What is a vision of capacity and how can having such a vision help transform a person?

Jack Alexander: A vision of capacity begins with the knowledge that everything and everyone is more than you realize.

Who would think sea urchins could be used to formulate new responses to Alzhiemer’s disease or cancer? Or that aspirin would come from the bark of a willow tree? Or, what about the night sky? The new James Webb telescope reports that there are billions of galaxies. We even see this propensity for seeing more in the television we watch. Many people love shows that involve “makeovers” of some kind—whether homes, or taking junk & transforming it into something beautiful, or even programs where obese people lose weight. We love to see what something or someone can become. In The God Guarantee, I ask the question, “what can you become?”

God is a God of more. Potential is about what I can become, in my own strength and on my own accord. Capacity is about God doing something special in his kingdom through me. Joni Eareckson Tada might not have realized her individual potential, but think of the capacity she created within the kingdom. Capacity is like having a new set of eyes, that allows you to see beyond the here and now.

Why is community an important part of understanding God’s provision?

Jack Alexander: Our provision almost always comes through others and, oftentimes, unexpectedly. Just as the Devil tells us that planting seeds will put as at greater risk, he loves to have us think that we’re better off alone. We’re meant to be interdependent, to function as one body. It’s how God created us. Yet, mankind is always attempting to redesign God’s ways and plans. When we exist in a psuedo-state of community, where we busily project an image of ourselves that we want others to believe, we miss out on the myriad of ways that God wants to move through others to care and provide for us.

What is a favorite Bible passage of yours and why?

Jack Alexander: I love the Abrahamic Covenant that is laid out in Genesis 12:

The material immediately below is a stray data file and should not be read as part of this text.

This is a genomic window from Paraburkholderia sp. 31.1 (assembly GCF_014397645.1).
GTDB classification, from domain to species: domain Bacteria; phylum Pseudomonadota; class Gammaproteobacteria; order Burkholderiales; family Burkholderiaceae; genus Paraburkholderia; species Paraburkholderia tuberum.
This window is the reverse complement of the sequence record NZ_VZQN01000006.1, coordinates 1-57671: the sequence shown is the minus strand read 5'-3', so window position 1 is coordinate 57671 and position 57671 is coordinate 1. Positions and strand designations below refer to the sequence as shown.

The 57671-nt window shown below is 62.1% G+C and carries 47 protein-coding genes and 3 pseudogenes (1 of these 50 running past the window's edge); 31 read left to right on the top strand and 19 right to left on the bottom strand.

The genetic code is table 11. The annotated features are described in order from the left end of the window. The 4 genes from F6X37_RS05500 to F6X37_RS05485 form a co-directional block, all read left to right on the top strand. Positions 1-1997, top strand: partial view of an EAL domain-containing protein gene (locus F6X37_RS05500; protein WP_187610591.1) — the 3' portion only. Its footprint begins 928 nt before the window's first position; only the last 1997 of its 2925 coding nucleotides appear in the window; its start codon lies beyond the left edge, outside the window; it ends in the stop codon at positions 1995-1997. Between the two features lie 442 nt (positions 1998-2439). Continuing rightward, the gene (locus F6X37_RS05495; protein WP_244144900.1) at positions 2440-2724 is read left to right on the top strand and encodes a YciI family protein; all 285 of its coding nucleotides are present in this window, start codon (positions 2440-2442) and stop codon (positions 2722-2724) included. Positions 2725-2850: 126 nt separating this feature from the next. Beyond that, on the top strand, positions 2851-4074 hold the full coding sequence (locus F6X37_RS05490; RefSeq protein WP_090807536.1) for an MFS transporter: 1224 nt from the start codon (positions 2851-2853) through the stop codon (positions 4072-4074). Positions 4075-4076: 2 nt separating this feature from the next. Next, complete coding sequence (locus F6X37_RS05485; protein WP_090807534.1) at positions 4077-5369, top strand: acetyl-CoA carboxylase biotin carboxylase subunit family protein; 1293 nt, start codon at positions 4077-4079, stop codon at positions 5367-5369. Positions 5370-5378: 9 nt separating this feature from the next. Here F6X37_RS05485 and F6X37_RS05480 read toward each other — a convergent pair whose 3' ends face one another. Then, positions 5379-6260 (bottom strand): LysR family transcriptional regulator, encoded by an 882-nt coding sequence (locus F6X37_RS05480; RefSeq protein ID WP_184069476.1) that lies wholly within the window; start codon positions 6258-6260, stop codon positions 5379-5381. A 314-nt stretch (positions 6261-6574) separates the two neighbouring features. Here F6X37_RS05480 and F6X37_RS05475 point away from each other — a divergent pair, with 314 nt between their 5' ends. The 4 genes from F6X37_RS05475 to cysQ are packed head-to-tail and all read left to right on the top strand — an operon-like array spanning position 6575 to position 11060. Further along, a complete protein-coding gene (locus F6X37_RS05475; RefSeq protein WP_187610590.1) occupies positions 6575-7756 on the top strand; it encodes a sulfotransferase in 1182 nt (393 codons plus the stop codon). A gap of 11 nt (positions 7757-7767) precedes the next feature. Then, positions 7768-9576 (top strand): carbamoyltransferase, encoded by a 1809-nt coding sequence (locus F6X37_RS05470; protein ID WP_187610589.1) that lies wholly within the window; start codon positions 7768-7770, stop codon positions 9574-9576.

And I will make of you a great nation, and I will bless you and make your name great, so that you will be a blessing. I will bless those who bless you, and him who dishonors you I will curse, and in you all the families of the earth shall be blessed” (Gen. 12:2-3).

God repeatedly says I will. It’s emphatic; loving; eager. God’s excited about this covenant, even though he surely knows that he’ll be far more faithful to us than we will be with him. We should be equally excited. After all, it’s the perfect deal for us. He has our backs, God says. He’ll bless those who bless us, and curse those who curse us. Moreover, God wants us to “bless all the peoples on earth.” How beautiful is that?

But that very section of the covenant—where it talks about us blessing the world—is also a condition. A catch. As much as God promises to bless us, so we must return the favor and promise to bless others. It’s so important that God says it twice: You will be a blessing. And all the peoples on earth will be blessed through you.

That’s our role in this strange, wonderful relationship with God. If he gives to us, and we don’t pass it on, the blessing stops. He desires us and his plan is that he will bless the whole earth through us: his people!

What are your thoughts about Bible Gateway and the Bible Gateway App?

Jack Alexander: I love Bible Gateway. It’s a gift to those who love God’s Word. I use it regularly in my personal devotions. Thank you!

Is there anything else you’d like to say?